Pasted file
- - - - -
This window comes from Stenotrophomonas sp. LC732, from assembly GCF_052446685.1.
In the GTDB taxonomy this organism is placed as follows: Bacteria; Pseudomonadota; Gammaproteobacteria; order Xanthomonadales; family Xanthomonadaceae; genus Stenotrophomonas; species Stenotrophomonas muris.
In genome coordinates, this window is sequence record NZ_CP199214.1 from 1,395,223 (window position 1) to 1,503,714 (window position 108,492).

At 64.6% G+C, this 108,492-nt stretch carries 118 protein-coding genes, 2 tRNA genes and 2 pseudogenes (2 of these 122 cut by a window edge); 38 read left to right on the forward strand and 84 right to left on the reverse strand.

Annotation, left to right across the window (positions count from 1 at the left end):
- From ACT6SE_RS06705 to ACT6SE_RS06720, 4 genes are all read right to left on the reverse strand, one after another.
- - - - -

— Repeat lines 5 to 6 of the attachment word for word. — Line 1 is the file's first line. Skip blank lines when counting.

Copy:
Annotation, left to right across the window (positions count from 1 at the left end):
- From ACT6SE_RS06705 to ACT6SE_RS06720, 4 genes are all read right to left on the reverse strand, one after another.